HIPAA Journal – May data breach report

Highlights From The HIPAA Journal
From The June 22nd Newsletter

May 2020 data breach report published.

  • May saw the first decrease in 17 months of data breaches that occurred in the Healthcare sector. The statistic was less that one per day.
  • Many companies have seen a spike in Covid-19 related phishing email attacks.
  • May saw 1,064,652 healthcare records breached.
  • Indiana was the worst affected state with 7 reported breaches of 500 or more records, all of which were due to the improper disposal of records by business associate, Central Files, Inc.

Public cloud attacks are due to lack of visibility and poor management.

  • Organizations must still ensure that their cloud services are configured correctly, identities and access rights are correctly managed, and they have full visibility into all their cloud workloads.
  • Limiting access and permissions to the public cloud is an effective strategy to limit cyber-attacks.

Microsoft exchange servers have seen a large attack rate due to vulnerabilities.

  • Microsoft has issued a further warning to all Exchange users to patch the critical Microsoft Exchange memory corruption vulnerability CVE-2020-0688. The patch was released in February.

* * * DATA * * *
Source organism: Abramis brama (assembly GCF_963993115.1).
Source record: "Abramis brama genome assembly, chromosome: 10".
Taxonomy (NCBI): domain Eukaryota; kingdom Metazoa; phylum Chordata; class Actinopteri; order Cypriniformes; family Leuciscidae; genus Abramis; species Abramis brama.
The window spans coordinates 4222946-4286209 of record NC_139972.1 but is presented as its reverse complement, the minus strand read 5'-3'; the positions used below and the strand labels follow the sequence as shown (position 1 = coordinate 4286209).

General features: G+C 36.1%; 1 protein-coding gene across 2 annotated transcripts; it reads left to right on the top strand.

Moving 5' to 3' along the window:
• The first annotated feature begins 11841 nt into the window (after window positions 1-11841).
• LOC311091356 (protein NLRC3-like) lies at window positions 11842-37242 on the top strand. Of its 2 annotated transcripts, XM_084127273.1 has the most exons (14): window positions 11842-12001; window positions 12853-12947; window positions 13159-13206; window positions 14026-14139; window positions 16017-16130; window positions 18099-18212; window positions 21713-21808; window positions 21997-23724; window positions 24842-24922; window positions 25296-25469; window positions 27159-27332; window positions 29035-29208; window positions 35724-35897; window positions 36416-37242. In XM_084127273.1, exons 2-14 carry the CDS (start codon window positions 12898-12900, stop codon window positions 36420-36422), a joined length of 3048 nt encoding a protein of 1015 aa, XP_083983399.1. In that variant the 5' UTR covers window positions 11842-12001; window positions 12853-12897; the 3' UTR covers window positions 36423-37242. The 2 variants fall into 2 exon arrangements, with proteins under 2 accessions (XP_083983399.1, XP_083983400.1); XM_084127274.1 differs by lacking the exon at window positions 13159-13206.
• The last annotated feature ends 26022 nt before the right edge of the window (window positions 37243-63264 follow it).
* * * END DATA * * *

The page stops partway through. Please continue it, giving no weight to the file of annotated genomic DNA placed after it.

• With gaining unauthorized access to the email system, PHI is very accessible in the healthcare space.

Hacker of UPMC cyber-attack in 2014 was arrested and charged.

  • In January 2014, UPMC discovered a hacker had gained access to a human resources server Oracle PeopleSoft database that contained the personally identifiable information (PII) of 65,000 UPMC employees. The data was stolen and offered on the dark web.
  • The suspect’s name was Justin Sean Johnson from Michigan who was an IT representative for the Federal Emergency Management Agency. He was charged for one count of conspiracy, 37 counts of wire fraud, and 5 counts aggravated identity theft.
  • The info stolen was used in a massive campaign to defraud UPMC employees.

Recent cyber/ransomware attacks related to the Healthcare industry

  • North Shore Pain Management in Massachusetts notified over 12,400 patients that their PHI was potentially access by unauthorized users. The gang responsible for the attack dumped 4GB of data stolen in the attack on their Tor site when the ransom demand was not paid.
  • Florida Orthopedic Institute had PHI encrypted on its servers. It is unclear how many patients were affected by this attack.
  • CHI St. Luke’s Health-Memorial Lufkin (TX) has confirmed that two employees’ emails had unauthorized access gained by an outside party. It is unclear how many patients were affected by this attack.
  • RiverPointe Post Acute Charmichael, CA has notified over 600 nursing home residents that their PHI was accessed by an unauthorized user. A USB device containing PHI was sent in the mail but was lost in transit.


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